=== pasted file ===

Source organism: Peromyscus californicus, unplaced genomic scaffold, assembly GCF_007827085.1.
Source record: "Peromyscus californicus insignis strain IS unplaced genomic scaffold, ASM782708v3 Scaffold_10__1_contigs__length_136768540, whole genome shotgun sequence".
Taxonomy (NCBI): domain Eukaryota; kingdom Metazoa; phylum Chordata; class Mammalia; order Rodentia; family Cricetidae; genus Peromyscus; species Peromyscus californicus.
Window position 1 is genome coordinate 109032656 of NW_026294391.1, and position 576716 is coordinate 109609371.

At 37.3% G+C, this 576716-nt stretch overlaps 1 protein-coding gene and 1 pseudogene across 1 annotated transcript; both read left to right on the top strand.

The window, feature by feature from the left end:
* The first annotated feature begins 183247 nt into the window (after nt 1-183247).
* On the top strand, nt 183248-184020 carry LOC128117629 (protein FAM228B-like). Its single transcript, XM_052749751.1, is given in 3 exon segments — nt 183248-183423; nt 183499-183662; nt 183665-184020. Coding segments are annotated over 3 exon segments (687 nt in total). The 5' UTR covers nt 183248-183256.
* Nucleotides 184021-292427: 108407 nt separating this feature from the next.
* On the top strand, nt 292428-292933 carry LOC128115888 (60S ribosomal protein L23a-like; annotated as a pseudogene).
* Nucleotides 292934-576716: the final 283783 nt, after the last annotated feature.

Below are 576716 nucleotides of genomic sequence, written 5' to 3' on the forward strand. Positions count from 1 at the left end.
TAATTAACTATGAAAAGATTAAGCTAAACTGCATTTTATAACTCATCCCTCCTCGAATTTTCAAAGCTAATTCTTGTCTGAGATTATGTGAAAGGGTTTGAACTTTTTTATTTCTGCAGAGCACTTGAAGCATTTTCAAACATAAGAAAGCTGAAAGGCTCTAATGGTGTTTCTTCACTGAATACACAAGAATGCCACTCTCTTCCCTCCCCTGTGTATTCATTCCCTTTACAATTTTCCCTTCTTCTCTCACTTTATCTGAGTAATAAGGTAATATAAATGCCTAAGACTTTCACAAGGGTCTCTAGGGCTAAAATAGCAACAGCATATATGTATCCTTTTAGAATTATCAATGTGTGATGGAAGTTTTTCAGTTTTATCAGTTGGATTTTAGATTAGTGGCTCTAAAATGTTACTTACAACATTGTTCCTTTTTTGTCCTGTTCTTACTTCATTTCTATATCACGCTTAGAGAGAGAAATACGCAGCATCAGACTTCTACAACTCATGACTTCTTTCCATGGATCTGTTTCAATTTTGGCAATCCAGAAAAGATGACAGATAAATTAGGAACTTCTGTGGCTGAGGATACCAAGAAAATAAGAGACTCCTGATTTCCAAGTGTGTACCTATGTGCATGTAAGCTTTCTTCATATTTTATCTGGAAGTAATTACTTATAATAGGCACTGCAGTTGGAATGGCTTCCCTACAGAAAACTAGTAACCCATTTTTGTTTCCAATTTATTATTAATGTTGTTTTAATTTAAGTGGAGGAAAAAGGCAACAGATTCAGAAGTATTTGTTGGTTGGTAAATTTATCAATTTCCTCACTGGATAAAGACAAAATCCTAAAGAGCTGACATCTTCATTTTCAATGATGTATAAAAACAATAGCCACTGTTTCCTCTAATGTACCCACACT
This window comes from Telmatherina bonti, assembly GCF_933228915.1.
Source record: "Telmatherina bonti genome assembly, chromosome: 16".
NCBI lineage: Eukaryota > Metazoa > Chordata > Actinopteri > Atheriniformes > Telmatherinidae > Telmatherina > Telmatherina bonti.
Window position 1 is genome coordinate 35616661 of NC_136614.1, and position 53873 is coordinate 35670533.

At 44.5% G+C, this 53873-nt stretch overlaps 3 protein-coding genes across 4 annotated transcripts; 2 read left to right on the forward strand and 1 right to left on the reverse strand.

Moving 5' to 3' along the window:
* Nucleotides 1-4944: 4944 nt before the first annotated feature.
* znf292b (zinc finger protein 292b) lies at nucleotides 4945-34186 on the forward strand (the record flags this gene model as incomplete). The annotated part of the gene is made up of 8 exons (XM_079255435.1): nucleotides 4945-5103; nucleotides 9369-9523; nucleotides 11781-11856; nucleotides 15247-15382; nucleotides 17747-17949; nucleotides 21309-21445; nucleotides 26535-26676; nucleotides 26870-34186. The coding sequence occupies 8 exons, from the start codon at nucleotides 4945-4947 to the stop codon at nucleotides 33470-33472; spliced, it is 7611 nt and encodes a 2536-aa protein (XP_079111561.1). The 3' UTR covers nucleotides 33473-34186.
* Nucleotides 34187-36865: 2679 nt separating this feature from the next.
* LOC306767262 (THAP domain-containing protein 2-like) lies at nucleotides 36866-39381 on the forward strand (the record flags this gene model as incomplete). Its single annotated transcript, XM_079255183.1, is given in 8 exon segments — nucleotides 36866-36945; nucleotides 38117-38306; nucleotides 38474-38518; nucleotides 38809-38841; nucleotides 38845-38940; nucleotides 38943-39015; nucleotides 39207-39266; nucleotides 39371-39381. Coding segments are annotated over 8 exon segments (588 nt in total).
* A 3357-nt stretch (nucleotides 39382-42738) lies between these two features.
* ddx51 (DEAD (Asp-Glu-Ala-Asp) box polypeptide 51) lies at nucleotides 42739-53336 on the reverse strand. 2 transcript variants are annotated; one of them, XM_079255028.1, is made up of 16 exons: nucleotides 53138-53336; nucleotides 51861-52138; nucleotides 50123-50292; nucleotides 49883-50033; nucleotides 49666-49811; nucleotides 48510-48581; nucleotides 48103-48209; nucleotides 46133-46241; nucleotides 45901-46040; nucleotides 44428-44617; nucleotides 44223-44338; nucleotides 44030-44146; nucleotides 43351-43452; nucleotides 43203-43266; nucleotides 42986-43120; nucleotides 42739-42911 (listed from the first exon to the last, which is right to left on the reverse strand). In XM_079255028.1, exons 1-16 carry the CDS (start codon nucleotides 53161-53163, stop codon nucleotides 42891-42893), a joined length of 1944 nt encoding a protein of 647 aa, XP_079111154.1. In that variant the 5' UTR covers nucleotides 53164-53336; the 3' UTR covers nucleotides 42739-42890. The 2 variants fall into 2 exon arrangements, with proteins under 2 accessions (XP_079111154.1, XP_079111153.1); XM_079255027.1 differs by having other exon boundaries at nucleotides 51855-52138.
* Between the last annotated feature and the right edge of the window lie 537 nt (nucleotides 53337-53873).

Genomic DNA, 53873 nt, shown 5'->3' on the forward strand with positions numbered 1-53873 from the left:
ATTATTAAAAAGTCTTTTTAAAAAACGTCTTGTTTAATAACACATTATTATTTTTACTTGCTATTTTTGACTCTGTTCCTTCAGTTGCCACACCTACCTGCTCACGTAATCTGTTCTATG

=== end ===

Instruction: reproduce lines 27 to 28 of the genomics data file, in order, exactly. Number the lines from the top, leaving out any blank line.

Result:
Genomic DNA, 53873 nt, shown 5'->3' on the forward strand with positions numbered 1-53873 from the left:
ATTATTAAAAAGTCTTTTTAAAAAACGTCTTGTTTAATAACACATTATTATTTTTACTTGCTATTTTTGACTCTGTTCCTTCAGTTGCCACACCTACCTGCTCACGTAATCTGTTCTATG